Aplastic anemia results from congenital or acquired developmental failure of hematopoietic progenitor cells in the bone marrow. In other species, acquired aplastic anemia has been associated with bacterial and viral infections, chronic renal or hepatic failure, irradiation therapy, and drug administration, but the majority of cases are considered idiopathic. Until recently, aplastic anemia had only been reported in a few horses. No definitive cause was identified, although one horse had a positive Coombs test, thus suggesting an immune-mediated process. Phenylbutazone was implicated in two other cases. In the 1990s the advent of unapproved administration of a human recombinant erythropoietin to racehorses resulted in the emergence of a drug-induced immune-mediated anemia characterized by potentially fatal bone marrow erythroid suppression.
Endogenous erythropoietin, produced by the liver and activated in the kidney, stimulates red blood cell production by the bone marrow, thereby regulating maintenance of a normal peripheral red blood cell count. In an attempt to enhance performance by increasing circulating red cell mass, recombinant human erythropoietin (Epogen) has been administered to healthy racehorses. The recombinant product induces the production of antierythropoietin antibodies that cross-react with the horse’s endogenous erythropoietin. Endogenous erythropoietin thus is inactivated, and bone marrow red cell production is depressed. Complete shutdown of red cell production that results in fatal aplastic anemia has been reported in horses that were administered repeated doses of human recombinant erythropoietin. Local racing commissions should be contacted concerning any suspected case.
Clinical Signs, Diagnosis, and Treatment
Horses with advanced anemia caused by bone marrow hypoplasia show nonspecific clinical signs such as poor performance and weight loss as well as pale mucous membranes. Definitive diagnosis of aplastic anemia is based on bone marrow assessment. In two horses with erythroid hypoplasia and anemia after administration of recombinant human erythropoietin, bone marrow myeloid/erythroid ratios were 6.7 and 3.2 (normal 0.5-1.5), thus indicating severe, nonregenerative anemia. These horses also had increased serum iron concentrations, normal total iron binding capacities, and increased serum ferritin concentrations. Recombinant human erythropoietin can be detected in the plasma of horses for only 72 hours after dosing. Use of recombinant human erythropoietin can be suspected in horses if anti-EPO antibodies are detected in the patient’s serum or if endogenous erythropoietin levels are abnormally low (EPO Trac RIA, Incstar, Stillwater, Minn.).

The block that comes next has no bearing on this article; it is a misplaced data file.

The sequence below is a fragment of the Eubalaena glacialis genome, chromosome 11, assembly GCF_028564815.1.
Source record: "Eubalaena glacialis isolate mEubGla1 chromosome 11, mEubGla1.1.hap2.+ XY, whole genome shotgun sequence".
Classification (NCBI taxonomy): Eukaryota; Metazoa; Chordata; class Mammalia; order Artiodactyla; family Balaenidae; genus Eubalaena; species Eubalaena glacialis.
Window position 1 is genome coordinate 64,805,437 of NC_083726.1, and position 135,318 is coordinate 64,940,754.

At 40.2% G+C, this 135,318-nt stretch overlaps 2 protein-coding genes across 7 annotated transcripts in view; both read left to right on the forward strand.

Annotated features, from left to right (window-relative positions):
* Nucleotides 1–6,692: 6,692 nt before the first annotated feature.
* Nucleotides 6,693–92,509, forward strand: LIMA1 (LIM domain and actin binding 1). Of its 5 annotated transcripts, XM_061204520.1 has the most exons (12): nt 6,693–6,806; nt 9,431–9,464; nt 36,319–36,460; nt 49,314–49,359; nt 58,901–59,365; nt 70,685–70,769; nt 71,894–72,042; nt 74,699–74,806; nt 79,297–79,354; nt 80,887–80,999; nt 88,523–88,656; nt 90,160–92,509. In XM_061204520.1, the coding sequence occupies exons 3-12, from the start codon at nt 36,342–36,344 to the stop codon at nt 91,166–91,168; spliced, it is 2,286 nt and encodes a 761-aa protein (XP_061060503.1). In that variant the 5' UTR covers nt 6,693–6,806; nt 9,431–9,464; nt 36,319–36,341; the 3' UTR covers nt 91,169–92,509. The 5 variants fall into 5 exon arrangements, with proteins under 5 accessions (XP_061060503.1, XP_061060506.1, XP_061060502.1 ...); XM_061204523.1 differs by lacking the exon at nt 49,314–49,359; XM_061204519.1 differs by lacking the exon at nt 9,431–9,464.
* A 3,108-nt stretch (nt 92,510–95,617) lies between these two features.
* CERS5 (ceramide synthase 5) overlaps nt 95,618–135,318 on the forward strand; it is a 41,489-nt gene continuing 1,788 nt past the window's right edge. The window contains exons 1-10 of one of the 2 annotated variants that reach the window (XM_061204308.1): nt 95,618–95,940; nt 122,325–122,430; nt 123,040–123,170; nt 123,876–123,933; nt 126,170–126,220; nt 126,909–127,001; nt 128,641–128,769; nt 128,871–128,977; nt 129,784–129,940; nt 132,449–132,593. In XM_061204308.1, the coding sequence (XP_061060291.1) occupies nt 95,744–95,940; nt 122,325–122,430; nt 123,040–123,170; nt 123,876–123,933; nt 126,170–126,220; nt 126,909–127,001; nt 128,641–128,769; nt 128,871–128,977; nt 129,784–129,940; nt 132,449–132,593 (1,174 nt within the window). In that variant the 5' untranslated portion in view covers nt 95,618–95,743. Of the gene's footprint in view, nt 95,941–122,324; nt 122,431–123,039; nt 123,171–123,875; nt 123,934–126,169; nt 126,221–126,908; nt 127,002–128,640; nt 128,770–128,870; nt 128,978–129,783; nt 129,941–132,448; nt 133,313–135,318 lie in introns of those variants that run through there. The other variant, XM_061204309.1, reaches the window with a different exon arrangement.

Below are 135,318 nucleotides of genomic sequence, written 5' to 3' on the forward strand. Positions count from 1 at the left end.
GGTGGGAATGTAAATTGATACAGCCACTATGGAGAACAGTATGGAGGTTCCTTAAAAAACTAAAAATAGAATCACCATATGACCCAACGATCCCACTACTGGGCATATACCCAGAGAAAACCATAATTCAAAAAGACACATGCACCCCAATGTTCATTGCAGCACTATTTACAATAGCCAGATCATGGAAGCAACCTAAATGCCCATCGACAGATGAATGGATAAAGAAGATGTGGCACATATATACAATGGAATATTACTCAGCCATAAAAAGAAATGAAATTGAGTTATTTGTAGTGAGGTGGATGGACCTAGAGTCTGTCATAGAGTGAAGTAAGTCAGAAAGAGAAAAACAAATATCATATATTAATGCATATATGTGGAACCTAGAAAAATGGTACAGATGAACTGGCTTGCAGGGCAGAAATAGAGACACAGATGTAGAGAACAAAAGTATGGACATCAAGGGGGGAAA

In addition to aplastic anemia, pancellular bone marrow destruction secondary to neoplastic infiltration or myelofibrosis has been reported in the horse. In such cases, clinical signs are associated with loss of the shorter-lived cells, neutrophils, and platelets. Therefore fever, localized infection, and thrombocytopenic hemorrhage can be anticipated.
Treatment of aplastic anemia is focused on identification of underlying cause and on corticosteroid administration. Steroids stimulate erythropoiesis by increasing erythropoietin production and the sensitivity of stem cells to this hormone’s action. One horse with idiopathic aplastic anemia improved after administration of nandrolone decanoate (Deca-Durabolin), an anabolic steroid, and corticosteroids, and two horses with human recombinant erythropoietin-induced anemia recovered after drug withdrawal and administration of corticosteroids.
No successful treatment currently is available for myelophthisic diseases associated with pancytopenia.